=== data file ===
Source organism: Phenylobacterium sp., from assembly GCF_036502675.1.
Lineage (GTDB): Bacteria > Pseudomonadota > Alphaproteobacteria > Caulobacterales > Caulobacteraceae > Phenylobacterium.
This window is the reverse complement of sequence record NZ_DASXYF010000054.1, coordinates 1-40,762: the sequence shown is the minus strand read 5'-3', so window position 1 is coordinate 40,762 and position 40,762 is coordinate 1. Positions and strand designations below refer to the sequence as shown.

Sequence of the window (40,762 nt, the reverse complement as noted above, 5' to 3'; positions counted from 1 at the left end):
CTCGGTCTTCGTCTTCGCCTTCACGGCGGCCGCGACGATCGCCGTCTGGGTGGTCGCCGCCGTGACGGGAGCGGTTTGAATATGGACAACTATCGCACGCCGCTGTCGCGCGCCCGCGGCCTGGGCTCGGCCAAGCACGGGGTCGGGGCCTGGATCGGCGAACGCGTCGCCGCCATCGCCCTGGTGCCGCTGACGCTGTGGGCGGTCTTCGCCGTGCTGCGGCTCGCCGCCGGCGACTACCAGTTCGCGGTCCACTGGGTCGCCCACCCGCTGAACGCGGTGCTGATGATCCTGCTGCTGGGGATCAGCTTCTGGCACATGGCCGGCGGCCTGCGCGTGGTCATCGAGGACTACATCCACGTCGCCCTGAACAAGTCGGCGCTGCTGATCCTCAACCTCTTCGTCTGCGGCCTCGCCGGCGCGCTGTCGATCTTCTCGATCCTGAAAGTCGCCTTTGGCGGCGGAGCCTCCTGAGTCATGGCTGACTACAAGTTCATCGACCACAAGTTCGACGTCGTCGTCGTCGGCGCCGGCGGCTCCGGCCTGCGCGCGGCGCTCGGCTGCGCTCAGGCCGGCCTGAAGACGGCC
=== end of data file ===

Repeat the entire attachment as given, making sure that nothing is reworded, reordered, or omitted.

Source organism: Phenylobacterium sp., from assembly GCF_036502675.1.
Lineage (GTDB): Bacteria > Pseudomonadota > Alphaproteobacteria > Caulobacterales > Caulobacteraceae > Phenylobacterium.
This window is the reverse complement of sequence record NZ_DASXYF010000054.1, coordinates 1-40,762: the sequence shown is the minus strand read 5'-3', so window position 1 is coordinate 40,762 and position 40,762 is coordinate 1. Positions and strand designations below refer to the sequence as shown.

Sequence of the window (40,762 nt, the reverse complement as noted above, 5' to 3'; positions counted from 1 at the left end):
CTCGGTCTTCGTCTTCGCCTTCACGGCGGCCGCGACGATCGCCGTCTGGGTGGTCGCCGCCGTGACGGGAGCGGTTTGAATATGGACAACTATCGCACGCCGCTGTCGCGCGCCCGCGGCCTGGGCTCGGCCAAGCACGGGGTCGGGGCCTGGATCGGCGAACGCGTCGCCGCCATCGCCCTGGTGCCGCTGACGCTGTGGGCGGTCTTCGCCGTGCTGCGGCTCGCCGCCGGCGACTACCAGTTCGCGGTCCACTGGGTCGCCCACCCGCTGAACGCGGTGCTGATGATCCTGCTGCTGGGGATCAGCTTCTGGCACATGGCCGGCGGCCTGCGCGTGGTCATCGAGGACTACATCCACGTCGCCCTGAACAAGTCGGCGCTGCTGATCCTCAACCTCTTCGTCTGCGGCCTCGCCGGCGCGCTGTCGATCTTCTCGATCCTGAAAGTCGCCTTTGGCGGCGGAGCCTCCTGAGTCATGGCTGACTACAAGTTCATCGACCACAAGTTCGACGTCGTCGTCGTCGGCGCCGGCGGCTCCGGCCTGCGCGCGGCGCTCGGCTGCGCTCAGGCCGGCCTGAAGACGGCC